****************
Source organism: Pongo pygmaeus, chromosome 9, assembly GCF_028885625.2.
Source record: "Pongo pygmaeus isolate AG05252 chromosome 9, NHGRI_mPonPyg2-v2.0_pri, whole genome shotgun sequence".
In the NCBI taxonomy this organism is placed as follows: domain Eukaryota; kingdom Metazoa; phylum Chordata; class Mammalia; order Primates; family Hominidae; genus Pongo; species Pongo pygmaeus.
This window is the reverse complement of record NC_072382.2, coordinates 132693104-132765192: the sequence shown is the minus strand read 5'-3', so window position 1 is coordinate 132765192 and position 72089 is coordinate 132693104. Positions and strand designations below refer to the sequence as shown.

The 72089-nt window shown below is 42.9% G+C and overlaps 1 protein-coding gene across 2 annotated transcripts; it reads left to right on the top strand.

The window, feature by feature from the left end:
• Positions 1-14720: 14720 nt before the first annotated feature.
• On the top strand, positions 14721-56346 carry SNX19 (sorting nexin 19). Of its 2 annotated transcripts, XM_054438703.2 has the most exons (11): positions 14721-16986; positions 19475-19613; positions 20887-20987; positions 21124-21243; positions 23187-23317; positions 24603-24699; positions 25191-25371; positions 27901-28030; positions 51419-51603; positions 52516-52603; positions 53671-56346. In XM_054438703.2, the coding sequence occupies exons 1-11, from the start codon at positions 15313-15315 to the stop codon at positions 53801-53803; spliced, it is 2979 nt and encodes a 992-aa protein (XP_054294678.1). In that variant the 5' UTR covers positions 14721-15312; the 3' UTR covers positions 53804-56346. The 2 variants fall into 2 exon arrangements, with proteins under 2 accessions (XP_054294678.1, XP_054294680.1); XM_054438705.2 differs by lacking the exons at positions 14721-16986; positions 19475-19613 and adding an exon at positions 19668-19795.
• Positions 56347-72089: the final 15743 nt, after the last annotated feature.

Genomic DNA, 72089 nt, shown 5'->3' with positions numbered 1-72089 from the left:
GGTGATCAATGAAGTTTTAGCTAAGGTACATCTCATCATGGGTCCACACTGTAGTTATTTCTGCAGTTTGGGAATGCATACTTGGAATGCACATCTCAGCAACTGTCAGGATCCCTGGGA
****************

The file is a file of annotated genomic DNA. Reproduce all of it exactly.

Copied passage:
Source organism: Pongo pygmaeus, chromosome 9, assembly GCF_028885625.2.
Source record: "Pongo pygmaeus isolate AG05252 chromosome 9, NHGRI_mPonPyg2-v2.0_pri, whole genome shotgun sequence".
In the NCBI taxonomy this organism is placed as follows: domain Eukaryota; kingdom Metazoa; phylum Chordata; class Mammalia; order Primates; family Hominidae; genus Pongo; species Pongo pygmaeus.
This window is the reverse complement of record NC_072382.2, coordinates 132693104-132765192: the sequence shown is the minus strand read 5'-3', so window position 1 is coordinate 132765192 and position 72089 is coordinate 132693104. Positions and strand designations below refer to the sequence as shown.

The 72089-nt window shown below is 42.9% G+C and overlaps 1 protein-coding gene across 2 annotated transcripts; it reads left to right on the top strand.

The window, feature by feature from the left end:
• Positions 1-14720: 14720 nt before the first annotated feature.
• On the top strand, positions 14721-56346 carry SNX19 (sorting nexin 19). Of its 2 annotated transcripts, XM_054438703.2 has the most exons (11): positions 14721-16986; positions 19475-19613; positions 20887-20987; positions 21124-21243; positions 23187-23317; positions 24603-24699; positions 25191-25371; positions 27901-28030; positions 51419-51603; positions 52516-52603; positions 53671-56346. In XM_054438703.2, the coding sequence occupies exons 1-11, from the start codon at positions 15313-15315 to the stop codon at positions 53801-53803; spliced, it is 2979 nt and encodes a 992-aa protein (XP_054294678.1). In that variant the 5' UTR covers positions 14721-15312; the 3' UTR covers positions 53804-56346. The 2 variants fall into 2 exon arrangements, with proteins under 2 accessions (XP_054294678.1, XP_054294680.1); XM_054438705.2 differs by lacking the exons at positions 14721-16986; positions 19475-19613 and adding an exon at positions 19668-19795.
• Positions 56347-72089: the final 15743 nt, after the last annotated feature.

Genomic DNA, 72089 nt, shown 5'->3' with positions numbered 1-72089 from the left:
GGTGATCAATGAAGTTTTAGCTAAGGTACATCTCATCATGGGTCCACACTGTAGTTATTTCTGCAGTTTGGGAATGCATACTTGGAATGCACATCTCAGCAACTGTCAGGATCCCTGGGA